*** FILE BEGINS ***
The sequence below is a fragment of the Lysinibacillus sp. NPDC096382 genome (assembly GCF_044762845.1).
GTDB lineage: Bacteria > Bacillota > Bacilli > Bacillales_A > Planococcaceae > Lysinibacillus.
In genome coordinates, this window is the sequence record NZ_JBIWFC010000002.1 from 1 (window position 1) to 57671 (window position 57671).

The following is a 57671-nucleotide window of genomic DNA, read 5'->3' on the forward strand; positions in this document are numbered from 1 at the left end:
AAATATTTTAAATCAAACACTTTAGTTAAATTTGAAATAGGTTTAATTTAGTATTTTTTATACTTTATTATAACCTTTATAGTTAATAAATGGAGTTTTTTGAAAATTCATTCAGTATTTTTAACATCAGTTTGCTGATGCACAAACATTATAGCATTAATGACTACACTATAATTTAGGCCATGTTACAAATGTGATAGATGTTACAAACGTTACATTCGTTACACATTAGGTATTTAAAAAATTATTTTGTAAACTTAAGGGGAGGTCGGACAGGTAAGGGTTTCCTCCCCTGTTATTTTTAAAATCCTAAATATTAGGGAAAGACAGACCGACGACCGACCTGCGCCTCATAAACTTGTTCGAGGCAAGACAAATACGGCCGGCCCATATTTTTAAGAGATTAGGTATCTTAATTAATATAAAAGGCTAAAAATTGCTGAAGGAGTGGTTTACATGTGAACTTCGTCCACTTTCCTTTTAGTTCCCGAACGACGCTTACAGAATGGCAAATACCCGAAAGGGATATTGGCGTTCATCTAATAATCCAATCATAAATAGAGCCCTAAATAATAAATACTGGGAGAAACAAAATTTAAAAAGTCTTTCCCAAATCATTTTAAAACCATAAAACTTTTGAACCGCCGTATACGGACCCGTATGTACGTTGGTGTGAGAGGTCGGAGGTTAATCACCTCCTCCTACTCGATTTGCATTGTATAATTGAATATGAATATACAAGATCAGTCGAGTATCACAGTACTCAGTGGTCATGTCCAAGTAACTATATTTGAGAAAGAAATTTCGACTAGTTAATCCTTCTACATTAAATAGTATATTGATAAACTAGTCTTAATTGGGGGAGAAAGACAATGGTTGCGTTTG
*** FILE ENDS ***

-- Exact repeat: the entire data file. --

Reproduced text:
The sequence below is a fragment of the Lysinibacillus sp. NPDC096382 genome (assembly GCF_044762845.1).
GTDB lineage: Bacteria > Bacillota > Bacilli > Bacillales_A > Planococcaceae > Lysinibacillus.
In genome coordinates, this window is the sequence record NZ_JBIWFC010000002.1 from 1 (window position 1) to 57671 (window position 57671).

The following is a 57671-nucleotide window of genomic DNA, read 5'->3' on the forward strand; positions in this document are numbered from 1 at the left end:
AAATATTTTAAATCAAACACTTTAGTTAAATTTGAAATAGGTTTAATTTAGTATTTTTTATACTTTATTATAACCTTTATAGTTAATAAATGGAGTTTTTTGAAAATTCATTCAGTATTTTTAACATCAGTTTGCTGATGCACAAACATTATAGCATTAATGACTACACTATAATTTAGGCCATGTTACAAATGTGATAGATGTTACAAACGTTACATTCGTTACACATTAGGTATTTAAAAAATTATTTTGTAAACTTAAGGGGAGGTCGGACAGGTAAGGGTTTCCTCCCCTGTTATTTTTAAAATCCTAAATATTAGGGAAAGACAGACCGACGACCGACCTGCGCCTCATAAACTTGTTCGAGGCAAGACAAATACGGCCGGCCCATATTTTTAAGAGATTAGGTATCTTAATTAATATAAAAGGCTAAAAATTGCTGAAGGAGTGGTTTACATGTGAACTTCGTCCACTTTCCTTTTAGTTCCCGAACGACGCTTACAGAATGGCAAATACCCGAAAGGGATATTGGCGTTCATCTAATAATCCAATCATAAATAGAGCCCTAAATAATAAATACTGGGAGAAACAAAATTTAAAAAGTCTTTCCCAAATCATTTTAAAACCATAAAACTTTTGAACCGCCGTATACGGACCCGTATGTACGTTGGTGTGAGAGGTCGGAGGTTAATCACCTCCTCCTACTCGATTTGCATTGTATAATTGAATATGAATATACAAGATCAGTCGAGTATCACAGTACTCAGTGGTCATGTCCAAGTAACTATATTTGAGAAAGAAATTTCGACTAGTTAATCCTTCTACATTAAATAGTATATTGATAAACTAGTCTTAATTGGGGGAGAAAGACAATGGTTGCGTTTG